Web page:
Air. Poage. The bill doesn't touch either one, does it? 

Mr. Bor. This bill as it now reads does not. These were additional 
suggestions. Mr. McEwen had his own bill which he was testifying 
for. 



21 

Mr. Hightower. Mr. Chairman, the counsel was saying the whole 
bill does not apply? 

Mr. Bor. Does not apply to ail horses. 

As it now reads, it has no application to traveling horses. 

Mr. Hogan. There is an exemption in the existing law and the bill 
doesn't change that. 

Mr. Bor. This bill would amend the current statute, the current 
Animal Welfare Act, and in the Animal Welfare Act they define 
animals as excluding livestock and horses. 

Mr. Hightower. There is a substantial amount of difference in 
horses. 

Mr. Poage. That is correct. We can include any part of it or leave 
it all out, if we want to, without including horses. Certain of the people 
who testified wanted to include only horses that were being moved out 
of the United States for slaughter, and I cannot understand what dif- 
ference it makes whether you move them out for slaughter or for feed.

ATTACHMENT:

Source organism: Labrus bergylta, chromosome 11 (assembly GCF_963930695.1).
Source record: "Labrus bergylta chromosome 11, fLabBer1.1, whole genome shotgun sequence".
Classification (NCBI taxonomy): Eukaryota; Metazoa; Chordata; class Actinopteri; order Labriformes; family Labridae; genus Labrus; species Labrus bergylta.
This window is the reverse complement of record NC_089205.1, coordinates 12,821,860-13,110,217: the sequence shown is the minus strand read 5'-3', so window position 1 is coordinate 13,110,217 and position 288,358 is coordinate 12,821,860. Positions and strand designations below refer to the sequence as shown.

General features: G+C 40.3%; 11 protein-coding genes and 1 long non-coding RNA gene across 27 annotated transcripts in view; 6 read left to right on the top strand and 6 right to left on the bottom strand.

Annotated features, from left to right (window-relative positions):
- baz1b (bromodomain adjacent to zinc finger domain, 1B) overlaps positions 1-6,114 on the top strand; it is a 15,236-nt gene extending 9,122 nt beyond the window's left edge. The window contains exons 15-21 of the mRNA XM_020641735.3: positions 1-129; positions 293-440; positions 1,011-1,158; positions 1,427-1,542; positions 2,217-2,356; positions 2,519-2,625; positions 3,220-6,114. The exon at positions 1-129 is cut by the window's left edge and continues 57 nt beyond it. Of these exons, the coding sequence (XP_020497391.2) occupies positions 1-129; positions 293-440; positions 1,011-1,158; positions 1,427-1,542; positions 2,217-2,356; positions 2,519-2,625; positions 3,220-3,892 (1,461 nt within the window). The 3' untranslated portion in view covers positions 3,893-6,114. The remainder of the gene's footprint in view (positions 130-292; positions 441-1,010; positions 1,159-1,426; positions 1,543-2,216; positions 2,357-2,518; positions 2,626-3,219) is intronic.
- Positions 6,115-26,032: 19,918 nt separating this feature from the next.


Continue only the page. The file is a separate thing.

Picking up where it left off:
A horse should be protected from unnecessary cruelty while he is being 
moved. But other witnesses didn't want to include any other horses 
than those. Some wanted to include all horses. And this bill includes 
all types. 

It doesn't relate to private carriers, as I understand it. 

Mr. Nolan. The term animal as defined, Mr. Chairman, in the exist- 
ing law excludes horses not used for research purposes, and other farm 
animals such as, but not limited to, livestock or poultry used or in- 
tended for use as food or fiber. 

Mr. Poage. I am asking for the definition of carrier. Is it limited 
to common carriers ? We need to know that, I think. I understand that 
this relates to only common carriers. 

Mr. Bor. There is a definition of the term carrier as meaning the 
operator of any airline, railroad, shipping line, or other enterprise 
which is engaged in the business of transporting any animals for hire. 
That would include a private carrier as well as a common carrier. 

Mr. Poage. It includes everything except a person carrying his own 
animals, doesn't it ? 

Mr. Bor. That is correct. 

Mr. Poage. That is what they are cutting out. There is no protection 
in this bill for an animal that is carried in a vehicle owned and oper- 
ated by the owner of the animal. In other words, if you're carrying 
dogs in your own van, there's no protection. 

Mr. Bergland. Might I ask counsel a question here ? 

I have been scanning this language. I'm sorry I don't understand it. 
Does this seem to direct an airline terminal such as National to have 
facilities of a certain type to receive these animals? 

Mr. Bor. It puts a burden on the person who is delivering the animal 
to the airline to provide a kind of certification. 

Mr. Berglaxd. It doesn't require a central point for dogs to be held 
at National or any other airport ?